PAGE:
Shots of the year (and how to hit them!): Justin Thomas’s 3-wood blast puts him into the record books

November 8, 2017

Initially, we balked at the thought of ranking the best shots from the 2016-2017 season. Was it even possible? PGA Tour pros alone took more than 1.1 million strokes last year, and 35 different players notched victories. Surely, at least one award-worthy shot played a role in each of those wins. But we liked the idea, so to make the impossible possible, we systematically cut the candidate list to swings with highlight-reel appeal that also happened to unfold under the most pressure. Ultimately, our goal was to use the year’s top plays to help you improve your play. Our guess is that the pressure a Tour pro feels in a career-defining moment is the anxiety that looms over recreational players on almost every swing (at least it does for us). You learn a lot by studying the best, and glean even more by copying their finest moments. Here they are. The envelope, please…

Best Fairway Wood: Justin Thomas at the U.S. Open


Standing on the tee of the 667-yard, par-5 18th at Erin Hills during the third round of the U.S. Open, Justin Thomas, already with nine birdies on the day, needed an eagle on the last to post a major-record-tying score of 63. Thomas cranked his drive, leaving a hefty 299 yards to the pin. No problem. After surveying the landscape with his caddie, Jimmy Johnson, Thomas nuked a 3-wood to six feet, then canned the putt. A 300-yard 3-wood?! That’s right.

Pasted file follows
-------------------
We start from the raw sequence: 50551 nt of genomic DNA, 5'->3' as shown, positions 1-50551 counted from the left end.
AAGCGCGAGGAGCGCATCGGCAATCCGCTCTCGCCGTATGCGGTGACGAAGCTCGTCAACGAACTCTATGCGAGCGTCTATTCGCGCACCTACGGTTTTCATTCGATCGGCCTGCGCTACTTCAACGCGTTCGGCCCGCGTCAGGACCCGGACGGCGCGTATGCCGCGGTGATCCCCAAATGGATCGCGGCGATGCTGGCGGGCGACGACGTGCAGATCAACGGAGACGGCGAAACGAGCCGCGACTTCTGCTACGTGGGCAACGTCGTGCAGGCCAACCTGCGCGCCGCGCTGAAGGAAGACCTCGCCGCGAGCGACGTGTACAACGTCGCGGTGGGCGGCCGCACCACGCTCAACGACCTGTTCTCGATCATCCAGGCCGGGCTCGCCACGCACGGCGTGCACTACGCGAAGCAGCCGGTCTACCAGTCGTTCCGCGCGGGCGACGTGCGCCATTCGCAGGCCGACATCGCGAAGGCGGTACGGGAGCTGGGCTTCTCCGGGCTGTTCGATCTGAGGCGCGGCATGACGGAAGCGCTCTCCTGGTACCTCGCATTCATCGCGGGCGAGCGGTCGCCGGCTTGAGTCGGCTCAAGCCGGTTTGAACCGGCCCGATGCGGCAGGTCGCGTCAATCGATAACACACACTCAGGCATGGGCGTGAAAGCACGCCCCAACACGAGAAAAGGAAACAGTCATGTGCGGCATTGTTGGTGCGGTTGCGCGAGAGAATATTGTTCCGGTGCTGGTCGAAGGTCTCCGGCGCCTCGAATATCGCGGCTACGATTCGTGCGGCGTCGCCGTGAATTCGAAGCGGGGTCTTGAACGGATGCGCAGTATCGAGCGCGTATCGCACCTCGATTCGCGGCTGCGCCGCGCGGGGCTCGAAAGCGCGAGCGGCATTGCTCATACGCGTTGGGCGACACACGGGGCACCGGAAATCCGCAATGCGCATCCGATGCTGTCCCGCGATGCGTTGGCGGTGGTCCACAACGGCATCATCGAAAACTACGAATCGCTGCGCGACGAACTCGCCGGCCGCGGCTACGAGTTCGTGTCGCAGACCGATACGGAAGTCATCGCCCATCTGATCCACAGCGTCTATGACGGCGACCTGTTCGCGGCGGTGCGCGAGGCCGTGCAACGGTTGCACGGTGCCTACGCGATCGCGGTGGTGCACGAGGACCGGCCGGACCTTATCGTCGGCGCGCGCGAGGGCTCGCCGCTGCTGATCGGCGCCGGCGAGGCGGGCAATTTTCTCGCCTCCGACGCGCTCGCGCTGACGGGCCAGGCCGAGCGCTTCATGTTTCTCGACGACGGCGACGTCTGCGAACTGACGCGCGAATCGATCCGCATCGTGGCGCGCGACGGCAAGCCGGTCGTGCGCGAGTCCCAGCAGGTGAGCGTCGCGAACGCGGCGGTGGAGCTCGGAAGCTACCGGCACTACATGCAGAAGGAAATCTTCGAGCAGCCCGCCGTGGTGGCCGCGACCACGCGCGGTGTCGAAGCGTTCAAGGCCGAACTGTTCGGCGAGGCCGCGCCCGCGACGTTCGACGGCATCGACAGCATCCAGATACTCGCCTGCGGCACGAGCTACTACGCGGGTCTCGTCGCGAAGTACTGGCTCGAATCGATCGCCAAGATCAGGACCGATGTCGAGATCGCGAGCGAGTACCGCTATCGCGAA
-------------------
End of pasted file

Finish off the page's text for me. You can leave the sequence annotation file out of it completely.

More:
Let’s forget about matching the bomb J.T. hit at the Open and instead find a reliable way to catch fairway woods flush. To me, it’s all about ball position. Your swing always bottoms out, more or less, under your left armpit. With the ball positioned behind this point, the club is still descending as it nears impact—great for irons. Positioned ahead of your left armpit, the club will actually be ascending into impact—great for driving. Because you want to nip the ball cleanly off the turf with a wood, play the ball right where your swing reaches the bottom of its arc: under your left armpit. — Top 100 Teacher Mike Perpich